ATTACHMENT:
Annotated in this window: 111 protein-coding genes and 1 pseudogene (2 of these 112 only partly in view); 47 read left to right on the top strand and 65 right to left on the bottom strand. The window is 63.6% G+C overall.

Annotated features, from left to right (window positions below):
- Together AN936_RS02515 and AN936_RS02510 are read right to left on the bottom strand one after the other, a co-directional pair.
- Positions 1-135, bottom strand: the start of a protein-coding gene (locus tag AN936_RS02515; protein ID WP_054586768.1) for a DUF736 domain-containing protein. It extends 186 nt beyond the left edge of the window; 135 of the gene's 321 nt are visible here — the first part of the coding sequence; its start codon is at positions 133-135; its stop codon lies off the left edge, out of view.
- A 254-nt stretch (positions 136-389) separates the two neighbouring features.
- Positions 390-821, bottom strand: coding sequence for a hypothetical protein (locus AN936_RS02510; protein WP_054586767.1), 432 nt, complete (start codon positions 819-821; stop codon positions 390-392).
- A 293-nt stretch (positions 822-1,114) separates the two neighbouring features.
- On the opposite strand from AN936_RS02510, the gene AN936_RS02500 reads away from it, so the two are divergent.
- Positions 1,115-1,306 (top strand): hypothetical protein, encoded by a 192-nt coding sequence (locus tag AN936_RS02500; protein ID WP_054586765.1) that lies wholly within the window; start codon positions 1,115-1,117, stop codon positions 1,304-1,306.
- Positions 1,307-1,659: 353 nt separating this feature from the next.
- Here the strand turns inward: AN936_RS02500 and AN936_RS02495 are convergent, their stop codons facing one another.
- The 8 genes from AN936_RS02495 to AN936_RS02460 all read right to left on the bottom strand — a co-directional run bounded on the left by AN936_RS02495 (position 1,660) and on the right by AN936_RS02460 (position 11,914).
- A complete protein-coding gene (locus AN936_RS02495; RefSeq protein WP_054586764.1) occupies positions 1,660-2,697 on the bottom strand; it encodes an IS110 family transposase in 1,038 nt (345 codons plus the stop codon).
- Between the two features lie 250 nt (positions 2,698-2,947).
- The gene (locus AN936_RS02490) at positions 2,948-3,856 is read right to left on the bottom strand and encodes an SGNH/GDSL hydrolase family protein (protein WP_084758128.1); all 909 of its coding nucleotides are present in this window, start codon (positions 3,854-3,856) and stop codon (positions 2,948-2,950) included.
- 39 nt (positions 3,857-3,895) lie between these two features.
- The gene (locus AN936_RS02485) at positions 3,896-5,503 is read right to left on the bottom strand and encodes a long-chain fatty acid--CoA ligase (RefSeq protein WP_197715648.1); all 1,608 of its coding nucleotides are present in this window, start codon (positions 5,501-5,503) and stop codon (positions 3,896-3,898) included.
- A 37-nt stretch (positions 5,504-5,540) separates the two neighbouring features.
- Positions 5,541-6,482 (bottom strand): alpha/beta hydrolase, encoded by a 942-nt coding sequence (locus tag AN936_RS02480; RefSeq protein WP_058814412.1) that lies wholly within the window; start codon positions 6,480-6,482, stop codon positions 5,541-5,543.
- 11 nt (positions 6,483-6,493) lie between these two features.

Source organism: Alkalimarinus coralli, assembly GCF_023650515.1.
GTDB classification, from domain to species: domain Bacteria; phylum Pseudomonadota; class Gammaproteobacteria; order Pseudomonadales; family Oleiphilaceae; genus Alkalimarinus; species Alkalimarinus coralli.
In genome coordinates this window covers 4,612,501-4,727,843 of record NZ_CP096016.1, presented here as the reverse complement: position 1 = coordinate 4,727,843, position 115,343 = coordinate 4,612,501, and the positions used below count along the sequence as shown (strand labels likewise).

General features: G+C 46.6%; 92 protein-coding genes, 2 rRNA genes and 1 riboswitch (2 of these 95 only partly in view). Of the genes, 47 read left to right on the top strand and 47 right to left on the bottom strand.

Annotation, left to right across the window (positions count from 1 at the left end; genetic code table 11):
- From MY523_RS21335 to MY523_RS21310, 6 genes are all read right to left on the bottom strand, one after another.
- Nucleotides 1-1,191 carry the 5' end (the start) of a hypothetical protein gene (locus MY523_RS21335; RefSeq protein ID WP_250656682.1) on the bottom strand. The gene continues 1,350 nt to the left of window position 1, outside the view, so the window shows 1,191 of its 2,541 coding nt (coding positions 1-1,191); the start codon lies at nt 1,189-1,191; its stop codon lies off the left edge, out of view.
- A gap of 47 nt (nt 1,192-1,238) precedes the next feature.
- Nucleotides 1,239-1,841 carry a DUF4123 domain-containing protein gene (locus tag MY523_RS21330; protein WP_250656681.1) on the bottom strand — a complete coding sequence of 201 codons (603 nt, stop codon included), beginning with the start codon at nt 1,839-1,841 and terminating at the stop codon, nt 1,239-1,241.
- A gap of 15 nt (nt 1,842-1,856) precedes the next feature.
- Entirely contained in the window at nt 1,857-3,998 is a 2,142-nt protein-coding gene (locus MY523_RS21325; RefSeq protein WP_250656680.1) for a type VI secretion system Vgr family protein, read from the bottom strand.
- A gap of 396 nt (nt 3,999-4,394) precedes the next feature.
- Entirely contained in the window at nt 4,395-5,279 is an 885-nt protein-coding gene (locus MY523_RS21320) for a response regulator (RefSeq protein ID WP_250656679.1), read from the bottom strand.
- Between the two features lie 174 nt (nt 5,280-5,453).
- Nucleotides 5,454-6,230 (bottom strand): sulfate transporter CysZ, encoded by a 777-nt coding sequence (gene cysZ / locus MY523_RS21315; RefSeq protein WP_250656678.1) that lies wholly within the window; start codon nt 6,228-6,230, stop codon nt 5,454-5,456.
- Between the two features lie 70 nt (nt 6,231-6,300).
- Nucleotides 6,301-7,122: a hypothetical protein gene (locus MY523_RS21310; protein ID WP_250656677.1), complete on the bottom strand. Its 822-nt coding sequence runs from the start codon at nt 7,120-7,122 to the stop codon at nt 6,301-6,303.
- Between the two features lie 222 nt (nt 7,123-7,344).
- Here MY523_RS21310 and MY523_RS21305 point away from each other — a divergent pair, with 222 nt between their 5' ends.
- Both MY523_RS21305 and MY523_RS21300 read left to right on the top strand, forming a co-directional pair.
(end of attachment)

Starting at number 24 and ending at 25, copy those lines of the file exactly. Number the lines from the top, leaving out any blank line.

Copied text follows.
General features: G+C 46.6%; 92 protein-coding genes, 2 rRNA genes and 1 riboswitch (2 of these 95 only partly in view). Of the genes, 47 read left to right on the top strand and 47 right to left on the bottom strand.

Annotation, left to right across the window (positions count from 1 at the left end; genetic code table 11):